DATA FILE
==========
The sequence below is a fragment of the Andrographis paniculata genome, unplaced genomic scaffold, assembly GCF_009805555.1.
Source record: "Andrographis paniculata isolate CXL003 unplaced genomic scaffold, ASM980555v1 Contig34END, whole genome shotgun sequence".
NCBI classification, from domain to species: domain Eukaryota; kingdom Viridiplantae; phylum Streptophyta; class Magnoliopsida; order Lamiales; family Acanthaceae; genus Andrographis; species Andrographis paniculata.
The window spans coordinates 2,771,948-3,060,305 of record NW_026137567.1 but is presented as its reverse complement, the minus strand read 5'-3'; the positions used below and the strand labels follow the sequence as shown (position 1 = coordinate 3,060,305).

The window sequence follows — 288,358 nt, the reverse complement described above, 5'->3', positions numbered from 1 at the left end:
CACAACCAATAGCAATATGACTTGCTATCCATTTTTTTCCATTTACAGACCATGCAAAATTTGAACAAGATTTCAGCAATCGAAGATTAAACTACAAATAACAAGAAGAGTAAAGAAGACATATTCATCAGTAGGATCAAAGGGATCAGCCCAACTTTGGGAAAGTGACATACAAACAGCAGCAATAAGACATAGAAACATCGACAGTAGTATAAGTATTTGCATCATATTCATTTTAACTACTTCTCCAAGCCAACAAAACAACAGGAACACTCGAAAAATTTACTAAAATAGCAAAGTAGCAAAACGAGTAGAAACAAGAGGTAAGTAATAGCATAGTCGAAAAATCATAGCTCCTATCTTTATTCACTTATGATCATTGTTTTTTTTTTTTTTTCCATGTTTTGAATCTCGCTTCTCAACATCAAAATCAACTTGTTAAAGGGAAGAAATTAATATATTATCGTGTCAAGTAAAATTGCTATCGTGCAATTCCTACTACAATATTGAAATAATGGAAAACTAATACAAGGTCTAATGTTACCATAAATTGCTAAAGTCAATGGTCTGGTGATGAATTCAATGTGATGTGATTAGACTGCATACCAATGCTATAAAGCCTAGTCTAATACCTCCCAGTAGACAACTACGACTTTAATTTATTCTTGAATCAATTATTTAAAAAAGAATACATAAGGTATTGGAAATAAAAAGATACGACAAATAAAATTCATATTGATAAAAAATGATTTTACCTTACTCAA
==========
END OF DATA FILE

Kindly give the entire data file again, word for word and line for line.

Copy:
The sequence below is a fragment of the Andrographis paniculata genome, unplaced genomic scaffold, assembly GCF_009805555.1.
Source record: "Andrographis paniculata isolate CXL003 unplaced genomic scaffold, ASM980555v1 Contig34END, whole genome shotgun sequence".
NCBI classification, from domain to species: domain Eukaryota; kingdom Viridiplantae; phylum Streptophyta; class Magnoliopsida; order Lamiales; family Acanthaceae; genus Andrographis; species Andrographis paniculata.
The window spans coordinates 2,771,948-3,060,305 of record NW_026137567.1 but is presented as its reverse complement, the minus strand read 5'-3'; the positions used below and the strand labels follow the sequence as shown (position 1 = coordinate 3,060,305).

The window sequence follows — 288,358 nt, the reverse complement described above, 5'->3', positions numbered from 1 at the left end:
CACAACCAATAGCAATATGACTTGCTATCCATTTTTTTCCATTTACAGACCATGCAAAATTTGAACAAGATTTCAGCAATCGAAGATTAAACTACAAATAACAAGAAGAGTAAAGAAGACATATTCATCAGTAGGATCAAAGGGATCAGCCCAACTTTGGGAAAGTGACATACAAACAGCAGCAATAAGACATAGAAACATCGACAGTAGTATAAGTATTTGCATCATATTCATTTTAACTACTTCTCCAAGCCAACAAAACAACAGGAACACTCGAAAAATTTACTAAAATAGCAAAGTAGCAAAACGAGTAGAAACAAGAGGTAAGTAATAGCATAGTCGAAAAATCATAGCTCCTATCTTTATTCACTTATGATCATTGTTTTTTTTTTTTTTTCCATGTTTTGAATCTCGCTTCTCAACATCAAAATCAACTTGTTAAAGGGAAGAAATTAATATATTATCGTGTCAAGTAAAATTGCTATCGTGCAATTCCTACTACAATATTGAAATAATGGAAAACTAATACAAGGTCTAATGTTACCATAAATTGCTAAAGTCAATGGTCTGGTGATGAATTCAATGTGATGTGATTAGACTGCATACCAATGCTATAAAGCCTAGTCTAATACCTCCCAGTAGACAACTACGACTTTAATTTATTCTTGAATCAATTATTTAAAAAAGAATACATAAGGTATTGGAAATAAAAAGATACGACAAATAAAATTCATATTGATAAAAAATGATTTTACCTTACTCAA